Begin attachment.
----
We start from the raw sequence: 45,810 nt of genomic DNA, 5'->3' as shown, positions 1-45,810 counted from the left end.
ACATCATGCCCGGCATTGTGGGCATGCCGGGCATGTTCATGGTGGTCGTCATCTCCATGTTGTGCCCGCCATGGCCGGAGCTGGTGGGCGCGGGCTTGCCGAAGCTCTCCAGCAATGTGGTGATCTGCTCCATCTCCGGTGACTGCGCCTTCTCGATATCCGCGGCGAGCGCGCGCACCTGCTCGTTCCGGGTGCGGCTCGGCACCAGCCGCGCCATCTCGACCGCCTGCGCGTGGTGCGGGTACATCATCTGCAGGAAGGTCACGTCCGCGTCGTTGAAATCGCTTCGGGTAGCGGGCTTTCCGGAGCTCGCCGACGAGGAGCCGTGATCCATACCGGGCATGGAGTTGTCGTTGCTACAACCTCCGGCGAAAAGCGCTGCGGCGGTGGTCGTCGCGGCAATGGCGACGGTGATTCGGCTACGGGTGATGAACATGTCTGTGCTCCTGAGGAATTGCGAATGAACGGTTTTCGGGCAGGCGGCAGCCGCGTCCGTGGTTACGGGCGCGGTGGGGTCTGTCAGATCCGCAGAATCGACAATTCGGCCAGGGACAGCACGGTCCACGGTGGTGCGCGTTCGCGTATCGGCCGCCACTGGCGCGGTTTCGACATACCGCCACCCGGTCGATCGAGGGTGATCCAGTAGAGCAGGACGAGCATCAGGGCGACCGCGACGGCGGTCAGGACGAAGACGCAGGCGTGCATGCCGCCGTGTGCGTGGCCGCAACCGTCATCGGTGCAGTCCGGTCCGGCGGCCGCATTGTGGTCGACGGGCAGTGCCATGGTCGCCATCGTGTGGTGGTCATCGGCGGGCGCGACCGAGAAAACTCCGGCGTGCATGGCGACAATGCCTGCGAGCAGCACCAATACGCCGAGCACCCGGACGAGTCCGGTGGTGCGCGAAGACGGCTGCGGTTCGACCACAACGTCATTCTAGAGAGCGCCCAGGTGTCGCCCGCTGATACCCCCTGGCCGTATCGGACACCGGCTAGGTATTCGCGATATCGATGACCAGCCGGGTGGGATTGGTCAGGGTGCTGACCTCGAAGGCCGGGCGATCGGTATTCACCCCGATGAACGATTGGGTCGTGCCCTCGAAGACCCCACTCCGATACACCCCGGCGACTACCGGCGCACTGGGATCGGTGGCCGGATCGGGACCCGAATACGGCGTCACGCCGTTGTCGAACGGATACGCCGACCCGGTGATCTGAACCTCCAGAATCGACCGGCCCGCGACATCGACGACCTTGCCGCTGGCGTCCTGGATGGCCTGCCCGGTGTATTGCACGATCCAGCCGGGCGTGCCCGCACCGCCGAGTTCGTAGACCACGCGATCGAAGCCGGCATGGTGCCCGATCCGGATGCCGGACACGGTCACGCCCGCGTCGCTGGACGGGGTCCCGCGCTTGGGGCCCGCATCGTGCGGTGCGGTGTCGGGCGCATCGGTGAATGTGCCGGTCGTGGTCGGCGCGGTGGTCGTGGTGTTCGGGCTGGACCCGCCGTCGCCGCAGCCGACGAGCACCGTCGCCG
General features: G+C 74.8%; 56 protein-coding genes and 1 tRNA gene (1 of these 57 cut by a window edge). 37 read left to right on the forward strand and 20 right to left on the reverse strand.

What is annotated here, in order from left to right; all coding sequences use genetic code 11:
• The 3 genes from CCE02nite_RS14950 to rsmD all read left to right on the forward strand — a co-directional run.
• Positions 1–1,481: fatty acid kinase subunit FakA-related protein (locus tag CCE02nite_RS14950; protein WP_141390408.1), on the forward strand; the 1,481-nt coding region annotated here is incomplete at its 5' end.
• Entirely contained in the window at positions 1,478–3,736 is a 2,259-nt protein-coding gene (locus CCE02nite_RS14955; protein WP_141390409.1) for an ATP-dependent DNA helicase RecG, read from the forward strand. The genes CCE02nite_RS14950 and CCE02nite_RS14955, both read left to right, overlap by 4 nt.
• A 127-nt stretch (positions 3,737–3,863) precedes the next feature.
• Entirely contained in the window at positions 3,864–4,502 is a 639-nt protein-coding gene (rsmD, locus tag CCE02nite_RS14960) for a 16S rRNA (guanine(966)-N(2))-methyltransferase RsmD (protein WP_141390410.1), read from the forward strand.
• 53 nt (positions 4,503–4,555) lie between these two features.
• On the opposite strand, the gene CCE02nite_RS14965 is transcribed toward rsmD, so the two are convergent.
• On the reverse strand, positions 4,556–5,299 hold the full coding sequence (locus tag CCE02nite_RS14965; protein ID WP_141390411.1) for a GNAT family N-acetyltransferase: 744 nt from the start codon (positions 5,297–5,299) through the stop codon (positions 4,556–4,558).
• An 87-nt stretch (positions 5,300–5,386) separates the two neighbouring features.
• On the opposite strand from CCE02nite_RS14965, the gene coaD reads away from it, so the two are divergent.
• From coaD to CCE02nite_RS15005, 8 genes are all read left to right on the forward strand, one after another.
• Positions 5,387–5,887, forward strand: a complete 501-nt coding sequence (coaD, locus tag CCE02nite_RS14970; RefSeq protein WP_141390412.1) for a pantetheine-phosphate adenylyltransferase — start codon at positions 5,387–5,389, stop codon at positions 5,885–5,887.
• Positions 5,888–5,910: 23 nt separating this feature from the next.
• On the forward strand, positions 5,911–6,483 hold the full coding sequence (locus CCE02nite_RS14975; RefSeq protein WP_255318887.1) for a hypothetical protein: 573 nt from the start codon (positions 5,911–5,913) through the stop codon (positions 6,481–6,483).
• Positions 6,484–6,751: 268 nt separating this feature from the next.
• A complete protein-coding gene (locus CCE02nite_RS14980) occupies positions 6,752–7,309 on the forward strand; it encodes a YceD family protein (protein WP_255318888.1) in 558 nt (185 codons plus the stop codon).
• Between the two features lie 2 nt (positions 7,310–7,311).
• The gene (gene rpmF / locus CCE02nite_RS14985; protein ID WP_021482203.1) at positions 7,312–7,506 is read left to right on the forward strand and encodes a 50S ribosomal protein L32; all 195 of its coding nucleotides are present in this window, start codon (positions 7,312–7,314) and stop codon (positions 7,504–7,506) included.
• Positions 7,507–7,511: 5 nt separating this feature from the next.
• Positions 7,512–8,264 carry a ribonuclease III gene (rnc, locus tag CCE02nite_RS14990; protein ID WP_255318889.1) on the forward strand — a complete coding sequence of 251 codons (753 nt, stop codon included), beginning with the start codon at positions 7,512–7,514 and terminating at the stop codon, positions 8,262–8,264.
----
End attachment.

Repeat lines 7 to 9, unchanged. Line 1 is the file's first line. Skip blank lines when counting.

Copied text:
• Entirely contained in the window at positions 1,478–3,736 is a 2,259-nt protein-coding gene (locus CCE02nite_RS14955; protein WP_141390409.1) for an ATP-dependent DNA helicase RecG, read from the forward strand. The genes CCE02nite_RS14950 and CCE02nite_RS14955, both read left to right, overlap by 4 nt.
• A 127-nt stretch (positions 3,737–3,863) precedes the next feature.
• Entirely contained in the window at positions 3,864–4,502 is a 639-nt protein-coding gene (rsmD, locus tag CCE02nite_RS14960) for a 16S rRNA (guanine(966)-N(2))-methyltransferase RsmD (protein WP_141390410.1), read from the forward strand.